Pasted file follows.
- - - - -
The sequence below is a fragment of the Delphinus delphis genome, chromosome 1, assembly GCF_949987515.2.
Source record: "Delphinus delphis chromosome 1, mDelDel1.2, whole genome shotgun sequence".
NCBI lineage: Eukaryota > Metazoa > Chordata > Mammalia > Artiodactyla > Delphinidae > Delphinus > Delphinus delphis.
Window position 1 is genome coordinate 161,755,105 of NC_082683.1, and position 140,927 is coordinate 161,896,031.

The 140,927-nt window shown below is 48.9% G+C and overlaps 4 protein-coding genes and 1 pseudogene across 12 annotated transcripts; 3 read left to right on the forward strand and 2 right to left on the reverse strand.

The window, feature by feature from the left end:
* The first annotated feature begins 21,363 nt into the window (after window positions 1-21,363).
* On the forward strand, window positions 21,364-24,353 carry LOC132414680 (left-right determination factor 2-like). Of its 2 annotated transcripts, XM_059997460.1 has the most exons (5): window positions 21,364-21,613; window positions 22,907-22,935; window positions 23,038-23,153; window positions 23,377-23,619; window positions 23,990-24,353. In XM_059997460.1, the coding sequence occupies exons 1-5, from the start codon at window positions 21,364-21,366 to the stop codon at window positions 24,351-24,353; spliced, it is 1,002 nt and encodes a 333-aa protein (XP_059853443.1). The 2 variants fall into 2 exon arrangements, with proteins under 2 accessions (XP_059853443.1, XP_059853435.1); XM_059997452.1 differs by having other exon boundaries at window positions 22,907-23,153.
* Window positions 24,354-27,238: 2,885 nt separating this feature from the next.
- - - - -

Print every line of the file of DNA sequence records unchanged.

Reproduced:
The sequence below is a fragment of the Delphinus delphis genome, chromosome 1, assembly GCF_949987515.2.
Source record: "Delphinus delphis chromosome 1, mDelDel1.2, whole genome shotgun sequence".
NCBI lineage: Eukaryota > Metazoa > Chordata > Mammalia > Artiodactyla > Delphinidae > Delphinus > Delphinus delphis.
Window position 1 is genome coordinate 161,755,105 of NC_082683.1, and position 140,927 is coordinate 161,896,031.

The 140,927-nt window shown below is 48.9% G+C and overlaps 4 protein-coding genes and 1 pseudogene across 12 annotated transcripts; 3 read left to right on the forward strand and 2 right to left on the reverse strand.

The window, feature by feature from the left end:
* The first annotated feature begins 21,363 nt into the window (after window positions 1-21,363).
* On the forward strand, window positions 21,364-24,353 carry LOC132414680 (left-right determination factor 2-like). Of its 2 annotated transcripts, XM_059997460.1 has the most exons (5): window positions 21,364-21,613; window positions 22,907-22,935; window positions 23,038-23,153; window positions 23,377-23,619; window positions 23,990-24,353. In XM_059997460.1, the coding sequence occupies exons 1-5, from the start codon at window positions 21,364-21,366 to the stop codon at window positions 24,351-24,353; spliced, it is 1,002 nt and encodes a 333-aa protein (XP_059853443.1). The 2 variants fall into 2 exon arrangements, with proteins under 2 accessions (XP_059853443.1, XP_059853435.1); XM_059997452.1 differs by having other exon boundaries at window positions 22,907-23,153.
* Window positions 24,354-27,238: 2,885 nt separating this feature from the next.